One question that did arise for me was, why don’t the Infected attack each other? If anything they often seem to be pack hunters. In the Romero flicks it’s explained that the dead only want to eat living flesh so that’s fair enough, but I don’t understand what it is about Rage that prevents the Infected from wanting to tear each other apart.

Garland actually cites RESIDENT EVIL as an influence on 28 DAYS LATER but he’s talking about the games, not the movie. Although it’s interesting that DAYS begins in almost exactly the same way as RE ends.

Is Romero seriously going ahead with his next sequel or is this just another fanboy self-sustaining rumor? I heard about it on another board and then somebody here repeated it. Is that real or like those ALIEN VS PREDATOR fanboy lies that are constantly circulating?

I know very little about it, other than it’s called DEAD RECKONING, involves some kind of huge armored truck of the same name, and overall sounds a bit odd but interesting. I believe the general premise was that years after the zombie plague a few fortress-like cities have emerged inside which people have all but forgotten about the “walkers” outside - they are by now accepted and considered a manageable natural hazard, or more aptly a largely ignored social problem like the homeless (which I think is the analogy Romero is trying to draw).

That’s the basic premise, if memory serves. I don’t know too much about the story itself. I imagine Romero is currently undergoing the usual protracted battle to secure funding, and is hoping that 28 DAYS LATER et al do well, as there’s nothing Hollywood executives like more than producing a movie that’s just like the last big success.

What was his last film called? Oh right:

[size=6][u][i]The Terrifying Aliens From Beyond Who Can’t Break Down a Door!!![/u][/i][/size]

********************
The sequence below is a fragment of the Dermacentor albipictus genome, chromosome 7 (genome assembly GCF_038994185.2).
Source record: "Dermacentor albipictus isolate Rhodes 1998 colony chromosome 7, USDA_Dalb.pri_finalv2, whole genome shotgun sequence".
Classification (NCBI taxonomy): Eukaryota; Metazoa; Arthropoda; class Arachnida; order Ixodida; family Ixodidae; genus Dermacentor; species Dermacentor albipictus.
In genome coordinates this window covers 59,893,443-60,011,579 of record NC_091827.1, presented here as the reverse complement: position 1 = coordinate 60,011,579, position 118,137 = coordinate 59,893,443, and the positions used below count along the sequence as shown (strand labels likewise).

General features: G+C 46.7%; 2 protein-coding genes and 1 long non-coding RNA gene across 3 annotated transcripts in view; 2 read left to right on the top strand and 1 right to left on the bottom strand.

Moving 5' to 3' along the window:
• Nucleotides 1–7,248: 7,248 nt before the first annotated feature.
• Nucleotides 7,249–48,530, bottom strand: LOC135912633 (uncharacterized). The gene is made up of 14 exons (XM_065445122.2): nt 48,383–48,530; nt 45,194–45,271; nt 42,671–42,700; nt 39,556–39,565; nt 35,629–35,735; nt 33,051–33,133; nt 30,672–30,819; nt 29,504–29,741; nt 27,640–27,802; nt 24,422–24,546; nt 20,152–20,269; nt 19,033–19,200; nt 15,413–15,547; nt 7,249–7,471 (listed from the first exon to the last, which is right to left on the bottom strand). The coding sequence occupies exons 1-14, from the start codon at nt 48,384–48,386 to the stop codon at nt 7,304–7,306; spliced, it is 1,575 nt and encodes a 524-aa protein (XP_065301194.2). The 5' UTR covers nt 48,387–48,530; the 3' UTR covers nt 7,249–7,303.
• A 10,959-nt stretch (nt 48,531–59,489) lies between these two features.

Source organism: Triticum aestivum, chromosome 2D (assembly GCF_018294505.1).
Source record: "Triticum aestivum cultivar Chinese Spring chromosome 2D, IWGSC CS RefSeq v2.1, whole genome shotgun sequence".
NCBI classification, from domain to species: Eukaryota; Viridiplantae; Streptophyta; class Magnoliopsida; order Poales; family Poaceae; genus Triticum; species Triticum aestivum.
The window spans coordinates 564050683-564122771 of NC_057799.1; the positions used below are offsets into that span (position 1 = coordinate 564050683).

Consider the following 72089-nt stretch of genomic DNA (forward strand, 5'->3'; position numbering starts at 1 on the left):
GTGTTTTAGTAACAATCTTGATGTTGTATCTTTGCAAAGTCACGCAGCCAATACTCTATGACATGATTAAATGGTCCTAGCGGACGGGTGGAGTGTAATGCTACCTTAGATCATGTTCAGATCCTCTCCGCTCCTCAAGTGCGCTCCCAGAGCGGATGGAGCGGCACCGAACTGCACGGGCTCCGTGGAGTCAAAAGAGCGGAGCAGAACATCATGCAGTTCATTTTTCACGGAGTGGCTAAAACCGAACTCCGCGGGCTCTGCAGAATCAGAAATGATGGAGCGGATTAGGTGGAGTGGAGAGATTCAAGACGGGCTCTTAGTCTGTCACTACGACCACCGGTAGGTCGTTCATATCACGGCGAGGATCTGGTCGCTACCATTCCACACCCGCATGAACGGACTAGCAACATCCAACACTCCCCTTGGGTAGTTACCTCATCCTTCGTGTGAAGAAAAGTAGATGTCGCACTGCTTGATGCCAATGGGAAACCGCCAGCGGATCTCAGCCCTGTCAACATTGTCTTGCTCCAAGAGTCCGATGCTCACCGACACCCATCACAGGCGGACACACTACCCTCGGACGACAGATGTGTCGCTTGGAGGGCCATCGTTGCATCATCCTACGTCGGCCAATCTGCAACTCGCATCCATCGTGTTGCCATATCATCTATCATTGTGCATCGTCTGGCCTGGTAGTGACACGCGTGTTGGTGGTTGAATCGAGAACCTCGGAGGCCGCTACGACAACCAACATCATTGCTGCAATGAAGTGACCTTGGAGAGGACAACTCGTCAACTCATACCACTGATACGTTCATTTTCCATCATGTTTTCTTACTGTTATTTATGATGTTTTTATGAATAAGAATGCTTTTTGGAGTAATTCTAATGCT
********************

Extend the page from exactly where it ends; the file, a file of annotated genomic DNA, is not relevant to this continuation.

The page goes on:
Or, more bizarrely, aliens who run around naked and decide to invade a planet that habitually rains down skin-melting acid on them.

Without wishing to assist in the derailing of a perfectly good zombie thread, I’ll say this about Shyamalan: I love the elegant, peaceful, contemplative stylistic quality with which he imbues all his films - there’s something inherently cool about the idea of a quiet blockbuster, I think - but believe that the quality of the actual content has been trending downward ever since THE SIXTH SENSE. I found SIGNS to be totally silly, nonsensical and ultimately pointless. I really don’t want to open a can of worms, but how the idea of an alien invasion of a planet that is two-thirds comprised of the one thing that can kill them got into a major motion picture is totally beyond me.

I think Shyamalan may be suffering from Lucas Syndrome: his insane box-office success has very quickly propelled him to the point where his scripts are sold before they are written, he has complete creative control and nobody is really in a position to challenge his vision, so when a screw rattles loose there’s no system in place to correct it and the result is a baffling mess like SIGNS.

Yeah seriously.

I was watching the movie and about halfway through, I figured out Shyhymenaleyneands inspiration - Monty Python. Just imagine the brainstorming session before the shoot.

“Right, well, we’ll get everyone all tense and serious, and when the aliens finally arrive we’ll do something completely stupid and throw them off scent. The ass-licking maniacs will try and work it into some sort of logical sense, while everyone else just laughs at the subtle Monty humor we inserted. Aliens invading the Earth, but stopped by a door? And the Earth’s surface is composed of 80% of a substance that kills them on sight? They’re like the Wicked Witch aliens, yes, yes! Haw-haw, too funny.”